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Colleges with great support and career counseling departments

SNMoreSNMore Registered User Posts: 20 New Member
A number of our friends with kids without challenges have been frustrated by the fact that their kids graduate from colleges (often with debt) and are unable to find jobs. We'd like our son...who is very interested in cooking, animals and writing to be fully "launchable" when he finishes college. Any thoughts or recommendations on how to make this a reality would be much appreciated!

Replies to: Colleges with great support and career counseling departments

  • zannahzannah Registered User Posts: 544 Member
    Lots of parents are frustrated when their children are unable to find employment. Colleges have questioned the need to maintain programs such as teacher education when there are limited teaching opportunities. Yet lots of students still seek teacher education. However, to reduce teacher education problems is expensive, although not as costly as restarting a program when new teachers are needed. Academic programs/majors are simply unresponsive to variations in the job market and then there are swings in the economy. I think there are few degrees/programs that can assure employment for all new graduates, especially when a student's interests are factored into the equation. Graduates are lauchable upon graduation, but the target may be unclear when the need for a job rolls around. Versatility is always the best option. Just as there are no guarantees of admissions to qualified students with or without disabilities, there,is no guarantee of jobs after graduation in specific fields.

  • MYOS1634MYOS1634 Registered User Posts: 31,448 Senior Member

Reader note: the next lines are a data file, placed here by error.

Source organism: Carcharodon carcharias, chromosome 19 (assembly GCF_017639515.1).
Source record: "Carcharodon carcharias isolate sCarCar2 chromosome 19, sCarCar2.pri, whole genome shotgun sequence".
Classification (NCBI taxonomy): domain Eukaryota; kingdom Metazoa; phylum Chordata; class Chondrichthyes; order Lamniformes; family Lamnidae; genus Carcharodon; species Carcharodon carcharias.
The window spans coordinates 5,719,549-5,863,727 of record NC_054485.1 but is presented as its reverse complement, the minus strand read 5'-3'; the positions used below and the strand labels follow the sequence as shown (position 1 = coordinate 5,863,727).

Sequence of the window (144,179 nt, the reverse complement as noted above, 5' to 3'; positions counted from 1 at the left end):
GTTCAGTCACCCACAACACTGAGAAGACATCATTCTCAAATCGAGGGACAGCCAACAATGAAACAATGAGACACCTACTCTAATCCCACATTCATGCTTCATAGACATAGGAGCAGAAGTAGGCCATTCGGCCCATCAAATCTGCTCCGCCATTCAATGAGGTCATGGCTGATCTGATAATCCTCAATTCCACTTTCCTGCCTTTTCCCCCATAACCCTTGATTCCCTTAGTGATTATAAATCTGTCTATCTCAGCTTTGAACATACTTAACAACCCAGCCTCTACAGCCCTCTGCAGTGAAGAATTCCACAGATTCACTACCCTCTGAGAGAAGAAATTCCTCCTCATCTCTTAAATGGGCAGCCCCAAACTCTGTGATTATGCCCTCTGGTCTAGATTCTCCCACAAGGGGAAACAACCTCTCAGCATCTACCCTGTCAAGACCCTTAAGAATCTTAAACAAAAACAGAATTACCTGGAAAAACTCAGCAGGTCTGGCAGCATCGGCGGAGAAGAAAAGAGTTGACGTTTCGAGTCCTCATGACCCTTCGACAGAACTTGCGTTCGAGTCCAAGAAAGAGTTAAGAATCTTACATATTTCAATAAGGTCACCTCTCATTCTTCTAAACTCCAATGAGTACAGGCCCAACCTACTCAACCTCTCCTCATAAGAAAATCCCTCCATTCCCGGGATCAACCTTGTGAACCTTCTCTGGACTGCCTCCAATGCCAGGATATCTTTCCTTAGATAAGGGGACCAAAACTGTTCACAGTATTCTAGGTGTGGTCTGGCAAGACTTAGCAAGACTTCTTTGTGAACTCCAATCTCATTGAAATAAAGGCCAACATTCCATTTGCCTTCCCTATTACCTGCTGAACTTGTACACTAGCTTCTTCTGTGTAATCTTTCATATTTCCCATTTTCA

edited June 22
    Colleges such as Denison or Dickinson have excellent career center and not only advise but help students find internships.

    Many state flagships have good career centers although that varies -Rutgers was criticized for its career services and has been working on improving; Penn State has been known for its career services and has been known for being a favorite of employers and strong alumni network. Women's colleges tend to have a big focus on professional preparation and achievement as part of their 'women empowerment ' mission.
  • PetraMCPetraMC Registered User Posts: 196 Junior Member
    I think academic and departmental advising are going to be more important for selecting a major that has better career prospects. Career services can help for sure but if you've chosen a major that has bleak prospects, it's going to be too late.

    It might be a good idea to search LinkedIn to see where grads from College X, Major Y (graduating years 20XX-20YY) are working.
  • MYOS1634MYOS1634 Registered User Posts: 31,448 Senior Member
    Depends on the college. At most top colleges, it doesn't matter what you major in, what matters is professional skills acquired through internships as well as critical skills you can demonstrate one way or another.
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